Time for a two-horse race?
United Democratic Movement leader Bantu Holomisa seems remarkably unruffled by the political tempests swirling through South Africa and particularly the Eastern Cape, where his party has its strongest support.
Holomisa elicited frenzied cheering at the Congress of the People’s recent national convention, underscoring his continued popularity with disaffected black voters.
The UDM is still a small party, but research by professor Lawrence Schlemmer indicates that national support for it grew from 0,5% to 1% between March 2007 and May 2008.
That Cope could eat into the UDM’s support base in the Eastern Cape, Thabo Mbeki territory, does not seem to worry him.
In an interview he hinted that his party might ultimately merge with Cope, saying South Africans “are ready for a two-party system like [that in] the United States”.
The UDM received about 356 000 votes in 2004, making it the country’s fourth-largest opposition party.
Holomisa insists support is growing not only in the Eastern Cape but also in the Northern Cape, Limpopo and Gauteng and that he is willing to form coalitions with other parties in these regions.
Although the UDM offers what Holomisa calls “patriotic opposition”, it has loudly challenged floor-crossing legislation and the disbanding of the Scorpions, and has consistently spoken out on the arms deal, the “cancer” that he believes has corroded the ANC.
“Whether the work we’ve done, which has led the ANC to fight among themselves, will be translated into votes rewarding us I don’t know,” he said.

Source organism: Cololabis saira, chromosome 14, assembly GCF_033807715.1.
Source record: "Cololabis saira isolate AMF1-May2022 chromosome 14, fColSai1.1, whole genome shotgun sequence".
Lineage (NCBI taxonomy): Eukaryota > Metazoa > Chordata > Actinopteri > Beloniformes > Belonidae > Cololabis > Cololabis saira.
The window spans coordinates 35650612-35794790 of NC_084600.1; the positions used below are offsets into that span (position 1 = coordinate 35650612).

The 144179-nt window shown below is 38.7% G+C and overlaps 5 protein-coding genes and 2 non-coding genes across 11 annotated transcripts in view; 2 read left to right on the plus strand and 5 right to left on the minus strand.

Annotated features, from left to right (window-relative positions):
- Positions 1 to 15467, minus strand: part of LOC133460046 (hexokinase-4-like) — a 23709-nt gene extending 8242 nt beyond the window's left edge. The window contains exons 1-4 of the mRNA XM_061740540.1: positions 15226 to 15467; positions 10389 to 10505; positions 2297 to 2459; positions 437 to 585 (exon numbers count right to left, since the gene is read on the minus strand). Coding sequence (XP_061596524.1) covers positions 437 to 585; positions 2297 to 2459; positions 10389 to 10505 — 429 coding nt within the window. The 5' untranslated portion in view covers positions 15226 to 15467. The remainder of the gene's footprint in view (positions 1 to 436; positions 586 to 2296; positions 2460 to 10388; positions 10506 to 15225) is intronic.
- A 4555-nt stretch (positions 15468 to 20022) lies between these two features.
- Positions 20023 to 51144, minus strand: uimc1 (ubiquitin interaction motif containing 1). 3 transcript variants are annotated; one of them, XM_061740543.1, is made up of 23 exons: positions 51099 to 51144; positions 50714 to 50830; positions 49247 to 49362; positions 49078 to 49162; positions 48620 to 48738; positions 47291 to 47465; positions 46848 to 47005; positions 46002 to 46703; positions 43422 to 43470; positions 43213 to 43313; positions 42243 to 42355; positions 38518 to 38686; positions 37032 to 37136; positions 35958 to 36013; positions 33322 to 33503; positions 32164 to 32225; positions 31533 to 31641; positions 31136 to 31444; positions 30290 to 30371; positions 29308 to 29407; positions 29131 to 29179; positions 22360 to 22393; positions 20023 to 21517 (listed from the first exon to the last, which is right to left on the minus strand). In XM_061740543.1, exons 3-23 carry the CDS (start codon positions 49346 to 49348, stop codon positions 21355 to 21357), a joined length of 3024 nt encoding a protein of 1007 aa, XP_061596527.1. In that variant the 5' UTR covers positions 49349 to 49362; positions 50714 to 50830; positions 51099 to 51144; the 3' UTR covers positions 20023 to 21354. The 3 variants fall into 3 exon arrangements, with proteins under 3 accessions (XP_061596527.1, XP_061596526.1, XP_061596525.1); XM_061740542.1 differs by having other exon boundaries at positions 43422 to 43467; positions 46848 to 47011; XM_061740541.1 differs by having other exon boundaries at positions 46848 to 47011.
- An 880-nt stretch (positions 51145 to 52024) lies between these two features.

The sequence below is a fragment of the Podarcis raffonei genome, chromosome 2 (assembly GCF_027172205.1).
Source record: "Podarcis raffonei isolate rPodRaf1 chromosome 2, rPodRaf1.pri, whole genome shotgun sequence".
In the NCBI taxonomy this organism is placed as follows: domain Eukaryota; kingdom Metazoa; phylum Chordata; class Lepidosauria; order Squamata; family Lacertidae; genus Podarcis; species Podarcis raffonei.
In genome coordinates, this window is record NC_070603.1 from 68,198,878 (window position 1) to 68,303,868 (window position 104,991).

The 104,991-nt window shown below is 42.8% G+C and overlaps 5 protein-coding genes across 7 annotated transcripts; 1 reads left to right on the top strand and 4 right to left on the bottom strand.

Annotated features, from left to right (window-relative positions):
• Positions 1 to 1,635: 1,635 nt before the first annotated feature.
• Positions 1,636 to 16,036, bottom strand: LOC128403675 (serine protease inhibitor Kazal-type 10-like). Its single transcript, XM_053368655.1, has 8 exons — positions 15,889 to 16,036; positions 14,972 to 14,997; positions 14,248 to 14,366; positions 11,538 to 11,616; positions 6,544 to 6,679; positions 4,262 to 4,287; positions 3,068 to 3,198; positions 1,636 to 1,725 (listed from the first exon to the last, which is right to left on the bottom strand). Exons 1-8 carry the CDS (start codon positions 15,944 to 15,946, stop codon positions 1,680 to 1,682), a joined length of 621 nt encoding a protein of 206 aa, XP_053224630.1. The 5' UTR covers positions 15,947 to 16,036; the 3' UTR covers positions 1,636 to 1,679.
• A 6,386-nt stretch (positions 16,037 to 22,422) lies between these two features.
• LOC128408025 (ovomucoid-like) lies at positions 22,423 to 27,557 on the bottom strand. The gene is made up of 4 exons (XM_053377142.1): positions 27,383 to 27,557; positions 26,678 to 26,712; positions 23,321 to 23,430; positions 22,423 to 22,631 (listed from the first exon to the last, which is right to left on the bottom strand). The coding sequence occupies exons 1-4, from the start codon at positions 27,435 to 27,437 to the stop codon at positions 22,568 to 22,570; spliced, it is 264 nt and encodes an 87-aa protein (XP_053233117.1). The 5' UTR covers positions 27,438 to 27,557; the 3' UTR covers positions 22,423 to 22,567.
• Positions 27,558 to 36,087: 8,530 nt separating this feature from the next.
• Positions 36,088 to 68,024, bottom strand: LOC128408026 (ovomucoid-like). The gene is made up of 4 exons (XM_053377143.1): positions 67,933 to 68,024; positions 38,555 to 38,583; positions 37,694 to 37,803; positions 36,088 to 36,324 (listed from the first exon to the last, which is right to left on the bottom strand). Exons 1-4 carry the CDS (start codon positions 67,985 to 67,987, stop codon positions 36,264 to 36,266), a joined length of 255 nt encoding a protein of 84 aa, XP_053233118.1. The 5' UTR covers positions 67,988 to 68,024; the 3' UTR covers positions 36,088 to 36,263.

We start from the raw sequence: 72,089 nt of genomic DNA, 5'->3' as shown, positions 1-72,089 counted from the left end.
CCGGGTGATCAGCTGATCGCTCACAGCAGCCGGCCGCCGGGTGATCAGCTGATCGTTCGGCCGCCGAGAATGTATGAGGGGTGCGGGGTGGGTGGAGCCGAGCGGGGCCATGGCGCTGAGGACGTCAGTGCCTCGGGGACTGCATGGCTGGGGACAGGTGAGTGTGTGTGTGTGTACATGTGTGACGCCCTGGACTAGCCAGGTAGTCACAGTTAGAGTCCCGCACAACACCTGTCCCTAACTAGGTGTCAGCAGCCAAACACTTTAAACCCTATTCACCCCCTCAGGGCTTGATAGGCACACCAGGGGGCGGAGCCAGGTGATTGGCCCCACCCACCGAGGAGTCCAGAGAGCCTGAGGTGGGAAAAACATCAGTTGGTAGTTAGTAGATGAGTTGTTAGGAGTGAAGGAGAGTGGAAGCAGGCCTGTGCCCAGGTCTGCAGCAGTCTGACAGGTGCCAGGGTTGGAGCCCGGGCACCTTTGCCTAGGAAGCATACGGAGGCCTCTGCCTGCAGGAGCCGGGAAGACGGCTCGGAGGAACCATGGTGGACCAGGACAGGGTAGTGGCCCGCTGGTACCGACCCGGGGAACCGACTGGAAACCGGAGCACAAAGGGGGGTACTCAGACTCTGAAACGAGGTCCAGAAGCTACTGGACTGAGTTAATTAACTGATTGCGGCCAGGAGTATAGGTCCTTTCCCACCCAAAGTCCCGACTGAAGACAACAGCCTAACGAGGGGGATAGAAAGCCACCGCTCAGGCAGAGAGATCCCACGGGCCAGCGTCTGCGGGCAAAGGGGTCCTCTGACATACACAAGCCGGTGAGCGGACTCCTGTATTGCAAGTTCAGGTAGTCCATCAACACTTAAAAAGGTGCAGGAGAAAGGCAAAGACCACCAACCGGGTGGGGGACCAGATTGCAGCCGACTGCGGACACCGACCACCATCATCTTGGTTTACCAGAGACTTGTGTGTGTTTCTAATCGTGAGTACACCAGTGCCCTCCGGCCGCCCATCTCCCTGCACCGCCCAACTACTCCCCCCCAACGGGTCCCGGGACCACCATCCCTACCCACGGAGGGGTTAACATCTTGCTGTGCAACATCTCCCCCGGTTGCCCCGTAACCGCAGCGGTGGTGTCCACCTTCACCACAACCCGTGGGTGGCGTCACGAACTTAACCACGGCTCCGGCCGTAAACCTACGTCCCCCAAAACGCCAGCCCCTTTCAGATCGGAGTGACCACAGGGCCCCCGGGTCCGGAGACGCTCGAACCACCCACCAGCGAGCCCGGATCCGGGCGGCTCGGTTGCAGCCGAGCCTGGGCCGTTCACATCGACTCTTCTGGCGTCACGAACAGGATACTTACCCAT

“If you talk [about the] quality of the points the opposition raises, no one can fault us. If De Lille, Zille or I take the stage, people listen.”
The challenge for the opposition is to determine what kind of “animal” must emerge “to match the ANC toe to toe”.
“That is where people feel the opposition is weak. Everyone asks: ‘Why can’t you form an alliance?’, meaning they’re ready for a two-party system,” he said.
But he believes the ANC will still draw strong support from black South Africans in next year’s election, regardless of government’s failures.
Black South Africans, he says, value the ANC for reasons other than service provision and grants, and so keep returning the party to power, even if “the ministers are not performing and service delivery is not there”.
Holomisa said another convention of opposition parties should be called immediately after the election to plot a way forward.
“You’re not going to beat the ANC in future if you don’t come up with a broad church movement on the other side of the bridge.”
Holomisa said that a post-election opposition convention would show that most parties have the same goals.
“At the end of the day you will find that 99% are the same. You’re forced, once you’re dealing with the people’s needs, to agree that all these policies of the different parties are the same and we differ only in methodology.”